By Eamonn McCann (for Sunday Journal)
There is a connection between the civil action brought by relatives of Omagh bomb victims and the arrests in relation to the killing of the two soldiers in Antrim and the PSNI officer in Lurgan.
Hearing of the civil case drew to a close at the High Court on Wednesday after 12 months of evidence and submissions. The judge, Mr. Justice Morgan, is expected to deliver his verdict in June.
The relatives claim that Michael McKevitt, Liam Campbell, Seamus McKenna, Colm Murphy and Seamus Daly were among the Real IRA group responsible for the blast which caused the worst single loss of life in the Troubles.
Defence lawyers argued, and prosecution witnesses didn’t contest, that even if the five men had been involved in the bombing, there is little evidence that they had intended mass murder. The implication is that it may have been a failure to convey information to police on the ground that resulted in the vehicle carrying the bomb not being stopped before it reached Market Street and people left milling around in the vicinity of the spot where it was eventually parked.
The close of the trial came on the same day as John Ware gave evidence to the NI Affairs Committee at Westminster about his Panorama documentary, “Omagh: What the Police Were Never Told”.
After the broadcast last September, Panorama was attacked by MPs and a number of commentators for “leading the families on”. Reacting to the attacks, Gordon Brown asked Intelligence Services Commissioner Sir Peter Gibson to examine the evidence the programme had been based on and to produce a report.
It didn’t come as a surprise when Gibson reported in the first week of February that the security services and the police had behaved properly in all respects, that there was nothing they could have done to prevent the bombing.
The relatives angrily rejected Gibson’s findings, travelled to Downing Street to complain and pressed MPs to investigate further.
Appearing before the Commons committee on Wednesday, Ware dismissed Gibson’s report as “disingenuous”, and went on: “He does not challenge our claims that CID were not given the numbers of those mobiles that were being intercepted on the day of the bombing. It is what he doesn’t say that is important. He doesn’t explain why CID were not told there had been intercepts. He doesn’t explain why CID were left for nine months to trawl through phone logs to make connections---which phones were speaking where and when on the day.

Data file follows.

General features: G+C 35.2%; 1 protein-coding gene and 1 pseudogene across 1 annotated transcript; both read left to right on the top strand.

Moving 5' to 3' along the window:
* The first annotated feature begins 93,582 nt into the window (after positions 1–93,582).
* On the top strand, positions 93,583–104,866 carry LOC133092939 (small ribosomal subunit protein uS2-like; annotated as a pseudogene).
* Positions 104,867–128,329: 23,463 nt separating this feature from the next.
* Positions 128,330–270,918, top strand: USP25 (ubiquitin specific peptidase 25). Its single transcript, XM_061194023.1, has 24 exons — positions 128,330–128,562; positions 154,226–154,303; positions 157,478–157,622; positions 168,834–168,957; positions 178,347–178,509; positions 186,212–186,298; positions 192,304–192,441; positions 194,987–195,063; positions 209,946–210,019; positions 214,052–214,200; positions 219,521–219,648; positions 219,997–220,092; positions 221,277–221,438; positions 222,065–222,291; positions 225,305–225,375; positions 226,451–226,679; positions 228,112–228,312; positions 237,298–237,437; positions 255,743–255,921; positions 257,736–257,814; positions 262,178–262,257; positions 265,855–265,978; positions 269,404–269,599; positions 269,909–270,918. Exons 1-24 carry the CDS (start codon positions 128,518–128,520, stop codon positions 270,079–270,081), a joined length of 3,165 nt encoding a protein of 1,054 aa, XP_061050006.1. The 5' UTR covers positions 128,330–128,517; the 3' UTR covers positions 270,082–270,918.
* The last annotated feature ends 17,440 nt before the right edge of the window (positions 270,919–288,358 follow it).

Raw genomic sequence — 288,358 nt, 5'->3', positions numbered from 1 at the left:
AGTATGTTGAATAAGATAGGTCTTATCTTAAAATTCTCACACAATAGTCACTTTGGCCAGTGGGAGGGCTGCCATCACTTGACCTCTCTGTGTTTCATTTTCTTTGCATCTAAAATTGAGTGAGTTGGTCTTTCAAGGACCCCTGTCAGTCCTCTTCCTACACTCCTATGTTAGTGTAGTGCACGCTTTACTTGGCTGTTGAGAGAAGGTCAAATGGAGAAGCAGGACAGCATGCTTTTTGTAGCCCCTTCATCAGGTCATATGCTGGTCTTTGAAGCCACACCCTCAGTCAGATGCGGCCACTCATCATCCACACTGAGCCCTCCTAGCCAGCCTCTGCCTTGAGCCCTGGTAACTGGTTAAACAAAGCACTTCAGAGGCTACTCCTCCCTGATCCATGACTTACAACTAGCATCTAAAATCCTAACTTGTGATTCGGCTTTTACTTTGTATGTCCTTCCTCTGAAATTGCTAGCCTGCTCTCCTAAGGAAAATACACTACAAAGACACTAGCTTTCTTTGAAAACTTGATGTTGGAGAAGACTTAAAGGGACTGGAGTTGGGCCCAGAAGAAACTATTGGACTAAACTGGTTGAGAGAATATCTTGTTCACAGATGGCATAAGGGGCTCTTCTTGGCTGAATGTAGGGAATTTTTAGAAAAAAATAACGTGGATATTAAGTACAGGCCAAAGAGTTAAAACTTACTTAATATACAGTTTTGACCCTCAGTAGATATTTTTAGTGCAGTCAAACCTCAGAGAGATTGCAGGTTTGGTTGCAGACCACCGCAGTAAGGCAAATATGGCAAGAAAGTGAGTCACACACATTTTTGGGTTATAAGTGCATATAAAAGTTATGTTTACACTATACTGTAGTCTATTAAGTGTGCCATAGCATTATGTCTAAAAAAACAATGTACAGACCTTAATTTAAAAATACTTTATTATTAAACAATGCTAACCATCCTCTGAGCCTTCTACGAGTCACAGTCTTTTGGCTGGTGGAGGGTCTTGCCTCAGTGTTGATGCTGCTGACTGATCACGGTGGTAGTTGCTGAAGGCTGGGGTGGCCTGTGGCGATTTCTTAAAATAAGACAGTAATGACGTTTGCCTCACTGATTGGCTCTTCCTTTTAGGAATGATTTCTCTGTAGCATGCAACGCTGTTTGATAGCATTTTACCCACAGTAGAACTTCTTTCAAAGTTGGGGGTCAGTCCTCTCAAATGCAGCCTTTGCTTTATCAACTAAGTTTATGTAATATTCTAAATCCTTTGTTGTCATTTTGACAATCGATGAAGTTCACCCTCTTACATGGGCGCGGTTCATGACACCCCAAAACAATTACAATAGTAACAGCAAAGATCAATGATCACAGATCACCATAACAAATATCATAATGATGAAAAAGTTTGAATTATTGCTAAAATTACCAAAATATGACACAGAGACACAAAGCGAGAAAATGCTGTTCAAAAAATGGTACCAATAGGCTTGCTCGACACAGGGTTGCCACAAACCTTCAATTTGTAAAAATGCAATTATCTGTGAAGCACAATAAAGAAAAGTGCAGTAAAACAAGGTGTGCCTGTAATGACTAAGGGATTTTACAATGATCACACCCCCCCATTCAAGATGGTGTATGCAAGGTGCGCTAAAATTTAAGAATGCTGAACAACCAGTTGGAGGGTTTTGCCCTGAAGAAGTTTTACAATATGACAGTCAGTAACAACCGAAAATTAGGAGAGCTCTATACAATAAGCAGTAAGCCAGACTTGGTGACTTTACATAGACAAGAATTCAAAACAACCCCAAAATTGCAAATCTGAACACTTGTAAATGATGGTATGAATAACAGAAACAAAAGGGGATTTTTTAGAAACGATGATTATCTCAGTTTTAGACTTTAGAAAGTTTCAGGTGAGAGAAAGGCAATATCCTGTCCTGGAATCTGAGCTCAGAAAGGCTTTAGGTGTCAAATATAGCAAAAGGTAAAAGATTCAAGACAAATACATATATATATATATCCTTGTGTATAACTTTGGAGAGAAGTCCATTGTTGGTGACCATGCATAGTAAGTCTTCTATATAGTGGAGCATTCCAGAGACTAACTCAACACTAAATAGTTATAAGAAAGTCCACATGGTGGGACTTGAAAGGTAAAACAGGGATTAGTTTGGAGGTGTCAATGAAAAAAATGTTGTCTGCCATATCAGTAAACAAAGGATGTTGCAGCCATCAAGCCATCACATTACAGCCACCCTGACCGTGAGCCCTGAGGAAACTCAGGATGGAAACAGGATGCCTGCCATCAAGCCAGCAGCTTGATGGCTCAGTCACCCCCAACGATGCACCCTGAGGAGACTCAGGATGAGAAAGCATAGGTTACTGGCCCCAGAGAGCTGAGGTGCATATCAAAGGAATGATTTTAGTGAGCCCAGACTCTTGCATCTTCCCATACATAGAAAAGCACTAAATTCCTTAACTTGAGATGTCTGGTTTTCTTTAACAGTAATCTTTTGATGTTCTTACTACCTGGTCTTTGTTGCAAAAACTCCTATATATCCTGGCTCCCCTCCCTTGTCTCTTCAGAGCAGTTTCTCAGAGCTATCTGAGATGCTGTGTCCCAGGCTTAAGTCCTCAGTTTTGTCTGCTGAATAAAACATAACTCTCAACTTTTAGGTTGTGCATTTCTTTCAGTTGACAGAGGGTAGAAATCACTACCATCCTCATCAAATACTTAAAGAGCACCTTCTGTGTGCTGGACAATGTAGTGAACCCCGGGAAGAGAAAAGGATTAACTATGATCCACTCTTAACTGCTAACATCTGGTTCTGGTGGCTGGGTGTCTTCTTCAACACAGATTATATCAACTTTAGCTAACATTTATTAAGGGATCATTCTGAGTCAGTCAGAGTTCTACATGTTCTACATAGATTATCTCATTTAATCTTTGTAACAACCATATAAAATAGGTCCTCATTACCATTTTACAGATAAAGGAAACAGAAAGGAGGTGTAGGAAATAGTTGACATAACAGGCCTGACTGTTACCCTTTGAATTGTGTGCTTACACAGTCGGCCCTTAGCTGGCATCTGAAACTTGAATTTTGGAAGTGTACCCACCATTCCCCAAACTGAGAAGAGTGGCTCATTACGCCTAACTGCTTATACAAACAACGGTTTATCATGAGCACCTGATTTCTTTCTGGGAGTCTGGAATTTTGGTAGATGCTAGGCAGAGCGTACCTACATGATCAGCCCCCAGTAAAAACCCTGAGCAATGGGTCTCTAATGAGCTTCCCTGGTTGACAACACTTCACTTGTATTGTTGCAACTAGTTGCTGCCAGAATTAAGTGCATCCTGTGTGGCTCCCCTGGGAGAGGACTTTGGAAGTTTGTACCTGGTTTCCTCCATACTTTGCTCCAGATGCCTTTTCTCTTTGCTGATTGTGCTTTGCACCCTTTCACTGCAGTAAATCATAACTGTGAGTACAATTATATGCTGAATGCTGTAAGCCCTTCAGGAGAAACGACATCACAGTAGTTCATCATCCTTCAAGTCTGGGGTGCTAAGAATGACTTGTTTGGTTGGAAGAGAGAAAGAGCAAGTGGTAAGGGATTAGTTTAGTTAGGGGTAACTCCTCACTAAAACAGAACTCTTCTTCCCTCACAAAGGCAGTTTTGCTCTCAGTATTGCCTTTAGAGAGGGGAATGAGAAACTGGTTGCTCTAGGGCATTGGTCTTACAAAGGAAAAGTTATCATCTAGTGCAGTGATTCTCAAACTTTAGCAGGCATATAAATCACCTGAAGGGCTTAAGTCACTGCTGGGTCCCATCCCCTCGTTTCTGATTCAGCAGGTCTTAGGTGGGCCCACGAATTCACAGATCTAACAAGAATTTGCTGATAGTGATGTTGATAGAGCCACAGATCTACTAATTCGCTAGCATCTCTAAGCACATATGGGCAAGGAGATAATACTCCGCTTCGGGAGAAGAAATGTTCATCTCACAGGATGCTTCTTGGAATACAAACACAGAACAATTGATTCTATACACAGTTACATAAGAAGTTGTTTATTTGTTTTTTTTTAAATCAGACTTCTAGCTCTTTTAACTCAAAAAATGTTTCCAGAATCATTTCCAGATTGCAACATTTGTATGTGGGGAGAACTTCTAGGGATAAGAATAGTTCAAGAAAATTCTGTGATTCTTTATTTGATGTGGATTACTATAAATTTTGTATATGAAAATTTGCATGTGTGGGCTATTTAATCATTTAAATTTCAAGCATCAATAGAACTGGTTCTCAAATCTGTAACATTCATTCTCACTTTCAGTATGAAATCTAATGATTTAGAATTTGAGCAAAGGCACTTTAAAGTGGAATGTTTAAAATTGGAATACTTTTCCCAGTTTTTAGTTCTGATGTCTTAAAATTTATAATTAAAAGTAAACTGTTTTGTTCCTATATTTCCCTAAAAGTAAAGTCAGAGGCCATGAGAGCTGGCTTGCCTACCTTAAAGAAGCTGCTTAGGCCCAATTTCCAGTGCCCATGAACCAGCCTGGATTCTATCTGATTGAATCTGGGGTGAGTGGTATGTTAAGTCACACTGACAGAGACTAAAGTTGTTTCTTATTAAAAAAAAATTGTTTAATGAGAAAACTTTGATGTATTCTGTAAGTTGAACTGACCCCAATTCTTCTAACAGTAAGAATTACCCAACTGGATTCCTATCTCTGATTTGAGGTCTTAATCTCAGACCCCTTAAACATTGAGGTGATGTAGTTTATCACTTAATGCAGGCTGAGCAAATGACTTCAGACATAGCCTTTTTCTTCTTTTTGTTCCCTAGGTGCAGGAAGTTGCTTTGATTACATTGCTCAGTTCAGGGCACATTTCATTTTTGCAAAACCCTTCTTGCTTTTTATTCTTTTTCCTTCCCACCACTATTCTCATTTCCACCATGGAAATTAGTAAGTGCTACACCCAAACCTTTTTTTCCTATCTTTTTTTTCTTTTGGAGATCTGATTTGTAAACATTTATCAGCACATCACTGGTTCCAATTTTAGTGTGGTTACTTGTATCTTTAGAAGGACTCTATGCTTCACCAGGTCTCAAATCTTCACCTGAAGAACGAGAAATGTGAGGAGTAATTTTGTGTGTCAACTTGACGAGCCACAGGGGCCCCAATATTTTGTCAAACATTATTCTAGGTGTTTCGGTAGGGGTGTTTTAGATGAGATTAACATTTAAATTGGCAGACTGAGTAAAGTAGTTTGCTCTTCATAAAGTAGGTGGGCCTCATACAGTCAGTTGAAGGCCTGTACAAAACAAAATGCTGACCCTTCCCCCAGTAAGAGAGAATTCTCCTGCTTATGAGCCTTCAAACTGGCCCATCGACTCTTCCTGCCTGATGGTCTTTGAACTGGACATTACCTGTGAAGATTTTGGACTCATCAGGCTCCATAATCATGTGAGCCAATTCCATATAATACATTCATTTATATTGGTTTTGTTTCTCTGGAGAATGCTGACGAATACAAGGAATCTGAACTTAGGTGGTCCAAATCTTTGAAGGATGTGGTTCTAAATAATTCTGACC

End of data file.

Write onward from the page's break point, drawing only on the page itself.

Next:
“In other words, he [Gibson] doesn’t address what is the nub of the programme, which is encapsulated in the title ‘Omagh: What the Police Were Never Told’. He carefully avoids dealing with the central issue.”
Ware didn’t say in the programme, and didn’t suggest to MPs, that MI5 or the Special Branch or the secret communications centre at Cheltenham, GCHQ, could have prevented the bombing but deliberately chose not to. He does say that the security services had information pointing to another imminent town centre attack by the Real IRA but didn’t pass this on to police on the ground. He also says that a phone used by Colm Murphy was being monitored on the day so that it would have been possible to trace and record his movements, but that police investigating the bombing were never told about this.
The implication isn’t that spooks and snitches were to blame for the bombing--the bombers were to blame for the bombing--but that preventing a massacre and catching those responsible was given a lower priority than protecting the secrecy and secret agenda of shadowy State agencies.
The continuing relevance of these allegations arises from the current involvement of the same agencies in the North. MI5 now operates from a huge complex just outside Belfast where hundreds of officers conduct what is obviously a massive enterprise. What can the “devolvement” of police and justice powers to Stormont amount to against that background?
The role of MI5 and other murky outfits--the Special Reconnaissance Regiment, for example, successor to the Force Reaction Unit which, with MI5, was up to its oxters in the murder of Pat Finucane and many others--will continue to overlap with PSNI operations. Yet, as Hugh Orde has made clear, the Police Authority will have no right to know of, much less to supervise, these activities.
The intersection between intelligence and policing at the moment was made explicit at a court hearing on March 14th when Detective Inspector Peter Farrar admitted that the evidence being used to hold the McGlinchey brothers and Colin Duffy was based solely on intelligence. (On Friday, police claimed that they had discovered DNA evidence against Duffy in the interim.)
What reliance can be placed on intelligence information brought forth in this context while the truth about the intelligence services’ role in Omagh continues to be kept hidden from the police and the courts, never mind politicians and the public?
The policing deal was sold on the basis of an assurance that devolution would take control of policing out of the hands of British officials and put it instead in the hands of local representatives: this was the key consideration for Sinn Féin. Where stands that assurance now?